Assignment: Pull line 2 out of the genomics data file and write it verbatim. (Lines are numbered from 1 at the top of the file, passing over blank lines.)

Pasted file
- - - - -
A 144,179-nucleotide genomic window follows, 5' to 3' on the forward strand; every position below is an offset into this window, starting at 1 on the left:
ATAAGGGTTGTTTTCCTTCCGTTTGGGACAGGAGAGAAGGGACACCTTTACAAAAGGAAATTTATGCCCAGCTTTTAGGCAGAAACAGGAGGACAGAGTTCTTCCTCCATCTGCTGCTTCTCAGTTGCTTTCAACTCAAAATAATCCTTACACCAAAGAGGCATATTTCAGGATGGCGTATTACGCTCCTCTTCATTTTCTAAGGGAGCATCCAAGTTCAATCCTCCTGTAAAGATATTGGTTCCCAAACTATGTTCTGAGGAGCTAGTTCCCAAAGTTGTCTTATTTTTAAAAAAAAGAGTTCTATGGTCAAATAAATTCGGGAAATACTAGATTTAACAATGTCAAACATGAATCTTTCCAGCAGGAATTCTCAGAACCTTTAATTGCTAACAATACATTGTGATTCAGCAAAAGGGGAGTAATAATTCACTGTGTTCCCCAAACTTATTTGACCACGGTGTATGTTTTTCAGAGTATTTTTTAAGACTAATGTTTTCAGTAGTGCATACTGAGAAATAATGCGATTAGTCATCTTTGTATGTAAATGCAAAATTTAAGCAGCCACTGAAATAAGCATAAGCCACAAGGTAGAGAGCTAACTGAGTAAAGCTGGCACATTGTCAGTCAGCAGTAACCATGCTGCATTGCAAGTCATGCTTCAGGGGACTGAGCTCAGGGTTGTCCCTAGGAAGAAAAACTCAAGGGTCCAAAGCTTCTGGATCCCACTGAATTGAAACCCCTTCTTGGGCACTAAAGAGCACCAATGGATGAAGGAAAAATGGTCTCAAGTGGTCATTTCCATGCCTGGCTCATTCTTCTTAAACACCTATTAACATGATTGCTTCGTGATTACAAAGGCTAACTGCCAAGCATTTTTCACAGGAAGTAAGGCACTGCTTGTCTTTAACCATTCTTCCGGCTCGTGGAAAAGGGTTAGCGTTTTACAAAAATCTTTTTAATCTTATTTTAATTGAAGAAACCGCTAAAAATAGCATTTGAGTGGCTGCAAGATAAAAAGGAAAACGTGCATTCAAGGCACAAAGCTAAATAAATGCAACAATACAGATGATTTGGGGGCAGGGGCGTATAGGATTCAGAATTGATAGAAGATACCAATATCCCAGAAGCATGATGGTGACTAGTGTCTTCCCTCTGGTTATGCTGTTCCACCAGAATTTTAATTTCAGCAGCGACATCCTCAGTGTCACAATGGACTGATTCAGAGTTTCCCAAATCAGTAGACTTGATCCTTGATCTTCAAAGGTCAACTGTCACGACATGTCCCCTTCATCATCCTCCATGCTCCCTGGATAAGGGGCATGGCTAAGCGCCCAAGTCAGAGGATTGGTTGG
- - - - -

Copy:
ATAAGGGTTGTTTTCCTTCCGTTTGGGACAGGAGAGAAGGGACACCTTTACAAAAGGAAATTTATGCCCAGCTTTTAGGCAGAAACAGGAGGACAGAGTTCTTCCTCCATCTGCTGCTTCTCAGTTGCTTTCAACTCAAAATAATCCTTACACCAAAGAGGCATATTTCAGGATGGCGTATTACGCTCCTCTTCATTTTCTAAGGGAGCATCCAAGTTCAATCCTCCTGTAAAGATATTGGTTCCCAAACTATGTTCTGAGGAGCTAGTTCCCAAAGTTGTCTTATTTTTAAAAAAAAGAGTTCTATGGTCAAATAAATTCGGGAAATACTAGATTTAACAATGTCAAACATGAATCTTTCCAGCAGGAATTCTCAGAACCTTTAATTGCTAACAATACATTGTGATTCAGCAAAAGGGGAGTAATAATTCACTGTGTTCCCCAAACTTATTTGACCACGGTGTATGTTTTTCAGAGTATTTTTTAAGACTAATGTTTTCAGTAGTGCATACTGAGAAATAATGCGATTAGTCATCTTTGTATGTAAATGCAAAATTTAAGCAGCCACTGAAATAAGCATAAGCCACAAGGTAGAGAGCTAACTGAGTAAAGCTGGCACATTGTCAGTCAGCAGTAACCATGCTGCATTGCAAGTCATGCTTCAGGGGACTGAGCTCAGGGTTGTCCCTAGGAAGAAAAACTCAAGGGTCCAAAGCTTCTGGATCCCACTGAATTGAAACCCCTTCTTGGGCACTAAAGAGCACCAATGGATGAAGGAAAAATGGTCTCAAGTGGTCATTTCCATGCCTGGCTCATTCTTCTTAAACACCTATTAACATGATTGCTTCGTGATTACAAAGGCTAACTGCCAAGCATTTTTCACAGGAAGTAAGGCACTGCTTGTCTTTAACCATTCTTCCGGCTCGTGGAAAAGGGTTAGCGTTTTACAAAAATCTTTTTAATCTTATTTTAATTGAAGAAACCGCTAAAAATAGCATTTGAGTGGCTGCAAGATAAAAAGGAAAACGTGCATTCAAGGCACAAAGCTAAATAAATGCAACAATACAGATGATTTGGGGGCAGGGGCGTATAGGATTCAGAATTGATAGAAGATACCAATATCCCAGAAGCATGATGGTGACTAGTGTCTTCCCTCTGGTTATGCTGTTCCACCAGAATTTTAATTTCAGCAGCGACATCCTCAGTGTCACAATGGACTGATTCAGAGTTTCCCAAATCAGTAGACTTGATCCTTGATCTTCAAAGGTCAACTGTCACGACATGTCCCCTTCATCATCCTCCATGCTCCCTGGATAAGGGGCATGGCTAAGCGCCCAAGTCAGAGGATTGGTTGG